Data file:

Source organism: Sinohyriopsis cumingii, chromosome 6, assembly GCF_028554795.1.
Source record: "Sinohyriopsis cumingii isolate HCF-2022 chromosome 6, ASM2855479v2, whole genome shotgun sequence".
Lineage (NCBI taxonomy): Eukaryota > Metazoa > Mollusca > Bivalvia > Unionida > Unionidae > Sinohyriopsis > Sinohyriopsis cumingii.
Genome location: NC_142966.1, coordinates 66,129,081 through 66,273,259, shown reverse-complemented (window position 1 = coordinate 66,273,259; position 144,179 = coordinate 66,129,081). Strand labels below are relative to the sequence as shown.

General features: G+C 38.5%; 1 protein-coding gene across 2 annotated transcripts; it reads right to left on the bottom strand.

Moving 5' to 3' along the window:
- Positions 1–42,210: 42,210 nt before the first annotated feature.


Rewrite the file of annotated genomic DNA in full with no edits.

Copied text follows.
Source organism: Sinohyriopsis cumingii, chromosome 6, assembly GCF_028554795.1.
Source record: "Sinohyriopsis cumingii isolate HCF-2022 chromosome 6, ASM2855479v2, whole genome shotgun sequence".
Lineage (NCBI taxonomy): Eukaryota > Metazoa > Mollusca > Bivalvia > Unionida > Unionidae > Sinohyriopsis > Sinohyriopsis cumingii.
Genome location: NC_142966.1, coordinates 66,129,081 through 66,273,259, shown reverse-complemented (window position 1 = coordinate 66,273,259; position 144,179 = coordinate 66,129,081). Strand labels below are relative to the sequence as shown.

General features: G+C 38.5%; 1 protein-coding gene across 2 annotated transcripts; it reads right to left on the bottom strand.

Moving 5' to 3' along the window:
- Positions 1–42,210: 42,210 nt before the first annotated feature.